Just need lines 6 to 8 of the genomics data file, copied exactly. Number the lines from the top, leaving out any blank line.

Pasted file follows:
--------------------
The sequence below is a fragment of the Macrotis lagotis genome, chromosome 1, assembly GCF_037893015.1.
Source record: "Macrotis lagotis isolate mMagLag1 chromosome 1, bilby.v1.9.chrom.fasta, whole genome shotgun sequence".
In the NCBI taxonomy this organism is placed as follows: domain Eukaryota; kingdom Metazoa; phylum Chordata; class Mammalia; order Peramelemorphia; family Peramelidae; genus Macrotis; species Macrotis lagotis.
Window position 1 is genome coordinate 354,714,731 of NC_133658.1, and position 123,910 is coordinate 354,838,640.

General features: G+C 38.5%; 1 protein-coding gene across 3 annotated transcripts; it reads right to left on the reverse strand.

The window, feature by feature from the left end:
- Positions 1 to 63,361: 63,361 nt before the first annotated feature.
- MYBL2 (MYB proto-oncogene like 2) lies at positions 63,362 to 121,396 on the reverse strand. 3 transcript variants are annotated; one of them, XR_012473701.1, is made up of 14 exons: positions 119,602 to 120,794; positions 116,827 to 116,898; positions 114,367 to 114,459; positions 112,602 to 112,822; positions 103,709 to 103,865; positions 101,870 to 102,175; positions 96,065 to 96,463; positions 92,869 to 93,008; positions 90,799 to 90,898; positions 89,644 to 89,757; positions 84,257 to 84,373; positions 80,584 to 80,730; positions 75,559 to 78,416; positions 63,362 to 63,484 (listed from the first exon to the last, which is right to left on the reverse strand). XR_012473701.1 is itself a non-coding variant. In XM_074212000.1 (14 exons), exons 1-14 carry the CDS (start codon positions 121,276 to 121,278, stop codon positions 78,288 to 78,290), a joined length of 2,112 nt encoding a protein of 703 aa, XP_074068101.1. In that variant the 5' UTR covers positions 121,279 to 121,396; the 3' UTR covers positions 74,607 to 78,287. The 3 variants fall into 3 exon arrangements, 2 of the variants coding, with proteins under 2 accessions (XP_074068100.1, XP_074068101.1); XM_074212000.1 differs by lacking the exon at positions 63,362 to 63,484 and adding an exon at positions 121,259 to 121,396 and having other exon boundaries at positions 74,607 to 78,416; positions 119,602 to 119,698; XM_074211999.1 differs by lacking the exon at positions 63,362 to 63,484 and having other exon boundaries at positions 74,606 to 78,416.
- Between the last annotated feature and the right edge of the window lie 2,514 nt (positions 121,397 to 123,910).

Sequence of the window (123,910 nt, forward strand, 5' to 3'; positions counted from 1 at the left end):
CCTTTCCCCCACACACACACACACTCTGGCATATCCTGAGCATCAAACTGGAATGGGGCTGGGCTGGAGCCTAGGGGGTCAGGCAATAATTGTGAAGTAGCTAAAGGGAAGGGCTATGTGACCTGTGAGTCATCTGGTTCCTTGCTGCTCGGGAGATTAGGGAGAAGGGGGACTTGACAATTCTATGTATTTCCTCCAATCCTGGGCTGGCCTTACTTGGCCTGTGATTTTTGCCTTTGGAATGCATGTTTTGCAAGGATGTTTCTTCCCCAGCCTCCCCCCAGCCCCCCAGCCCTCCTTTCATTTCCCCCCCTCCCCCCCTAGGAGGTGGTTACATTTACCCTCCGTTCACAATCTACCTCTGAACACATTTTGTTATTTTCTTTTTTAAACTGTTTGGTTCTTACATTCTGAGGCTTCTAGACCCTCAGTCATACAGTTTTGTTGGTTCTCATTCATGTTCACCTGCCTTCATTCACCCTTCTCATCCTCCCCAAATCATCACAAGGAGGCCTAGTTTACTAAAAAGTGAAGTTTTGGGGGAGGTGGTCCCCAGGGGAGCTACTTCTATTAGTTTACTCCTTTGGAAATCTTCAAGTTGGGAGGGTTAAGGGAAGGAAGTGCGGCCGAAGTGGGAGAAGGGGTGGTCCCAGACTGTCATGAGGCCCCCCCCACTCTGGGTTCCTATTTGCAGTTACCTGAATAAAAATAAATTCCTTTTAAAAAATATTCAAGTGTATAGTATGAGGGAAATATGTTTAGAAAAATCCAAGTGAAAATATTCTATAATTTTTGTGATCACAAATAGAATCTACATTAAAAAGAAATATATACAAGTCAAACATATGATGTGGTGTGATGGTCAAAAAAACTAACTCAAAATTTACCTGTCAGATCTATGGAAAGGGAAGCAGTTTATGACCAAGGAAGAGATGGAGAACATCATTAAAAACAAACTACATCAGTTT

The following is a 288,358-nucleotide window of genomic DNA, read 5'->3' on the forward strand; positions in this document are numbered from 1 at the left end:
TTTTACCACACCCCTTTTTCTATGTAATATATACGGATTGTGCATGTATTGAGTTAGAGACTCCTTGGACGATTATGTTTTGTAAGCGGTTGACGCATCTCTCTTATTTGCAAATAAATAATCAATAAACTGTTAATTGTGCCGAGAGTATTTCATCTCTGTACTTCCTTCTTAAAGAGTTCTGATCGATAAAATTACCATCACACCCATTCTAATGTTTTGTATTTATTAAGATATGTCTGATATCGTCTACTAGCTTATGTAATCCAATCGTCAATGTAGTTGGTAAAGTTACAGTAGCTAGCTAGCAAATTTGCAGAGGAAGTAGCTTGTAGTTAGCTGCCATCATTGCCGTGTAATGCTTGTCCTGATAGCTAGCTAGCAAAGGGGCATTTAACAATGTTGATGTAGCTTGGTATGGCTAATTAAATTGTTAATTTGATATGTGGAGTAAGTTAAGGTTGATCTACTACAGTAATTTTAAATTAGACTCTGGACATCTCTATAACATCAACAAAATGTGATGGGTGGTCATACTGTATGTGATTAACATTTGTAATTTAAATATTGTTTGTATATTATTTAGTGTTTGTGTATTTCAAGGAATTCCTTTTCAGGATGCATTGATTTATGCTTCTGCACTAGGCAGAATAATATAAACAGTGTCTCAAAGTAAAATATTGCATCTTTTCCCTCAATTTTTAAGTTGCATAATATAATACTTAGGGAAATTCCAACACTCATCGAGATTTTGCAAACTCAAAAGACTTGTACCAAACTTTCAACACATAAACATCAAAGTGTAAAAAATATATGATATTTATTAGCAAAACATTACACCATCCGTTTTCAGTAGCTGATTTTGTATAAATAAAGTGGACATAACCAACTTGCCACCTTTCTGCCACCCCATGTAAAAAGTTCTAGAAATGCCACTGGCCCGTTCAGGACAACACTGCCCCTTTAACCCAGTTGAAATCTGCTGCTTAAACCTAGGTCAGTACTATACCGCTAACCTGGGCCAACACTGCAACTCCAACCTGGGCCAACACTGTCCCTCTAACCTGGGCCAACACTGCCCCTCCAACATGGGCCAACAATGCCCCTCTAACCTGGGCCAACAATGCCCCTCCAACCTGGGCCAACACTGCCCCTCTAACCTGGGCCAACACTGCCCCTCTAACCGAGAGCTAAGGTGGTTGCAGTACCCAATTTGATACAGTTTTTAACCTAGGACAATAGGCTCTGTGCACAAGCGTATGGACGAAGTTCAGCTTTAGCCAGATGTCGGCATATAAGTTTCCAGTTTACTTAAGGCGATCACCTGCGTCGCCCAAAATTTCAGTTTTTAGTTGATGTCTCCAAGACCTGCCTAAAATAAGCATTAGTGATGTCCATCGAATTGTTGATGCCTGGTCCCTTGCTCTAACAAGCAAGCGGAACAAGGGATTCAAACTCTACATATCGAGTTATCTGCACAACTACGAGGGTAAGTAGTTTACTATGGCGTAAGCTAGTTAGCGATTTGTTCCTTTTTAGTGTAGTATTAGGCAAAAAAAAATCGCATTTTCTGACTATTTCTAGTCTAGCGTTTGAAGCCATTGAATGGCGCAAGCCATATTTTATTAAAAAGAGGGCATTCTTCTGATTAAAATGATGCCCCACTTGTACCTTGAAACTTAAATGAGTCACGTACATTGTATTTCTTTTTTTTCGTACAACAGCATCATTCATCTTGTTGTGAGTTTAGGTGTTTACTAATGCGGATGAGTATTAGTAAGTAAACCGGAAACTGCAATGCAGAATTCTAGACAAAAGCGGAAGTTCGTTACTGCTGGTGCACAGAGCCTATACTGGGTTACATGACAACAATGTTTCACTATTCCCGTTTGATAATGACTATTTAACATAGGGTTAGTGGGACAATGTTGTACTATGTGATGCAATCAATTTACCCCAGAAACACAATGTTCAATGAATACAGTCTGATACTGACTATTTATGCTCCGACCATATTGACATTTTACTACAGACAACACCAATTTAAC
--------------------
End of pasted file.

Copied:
The window, feature by feature from the left end:
- Positions 1 to 63,361: 63,361 nt before the first annotated feature.
- MYBL2 (MYB proto-oncogene like 2) lies at positions 63,362 to 121,396 on the reverse strand. 3 transcript variants are annotated; one of them, XR_012473701.1, is made up of 14 exons: positions 119,602 to 120,794; positions 116,827 to 116,898; positions 114,367 to 114,459; positions 112,602 to 112,822; positions 103,709 to 103,865; positions 101,870 to 102,175; positions 96,065 to 96,463; positions 92,869 to 93,008; positions 90,799 to 90,898; positions 89,644 to 89,757; positions 84,257 to 84,373; positions 80,584 to 80,730; positions 75,559 to 78,416; positions 63,362 to 63,484 (listed from the first exon to the last, which is right to left on the reverse strand). XR_012473701.1 is itself a non-coding variant. In XM_074212000.1 (14 exons), exons 1-14 carry the CDS (start codon positions 121,276 to 121,278, stop codon positions 78,288 to 78,290), a joined length of 2,112 nt encoding a protein of 703 aa, XP_074068101.1. In that variant the 5' UTR covers positions 121,279 to 121,396; the 3' UTR covers positions 74,607 to 78,287. The 3 variants fall into 3 exon arrangements, 2 of the variants coding, with proteins under 2 accessions (XP_074068100.1, XP_074068101.1); XM_074212000.1 differs by lacking the exon at positions 63,362 to 63,484 and adding an exon at positions 121,259 to 121,396 and having other exon boundaries at positions 74,607 to 78,416; positions 119,602 to 119,698; XM_074211999.1 differs by lacking the exon at positions 63,362 to 63,484 and having other exon boundaries at positions 74,606 to 78,416.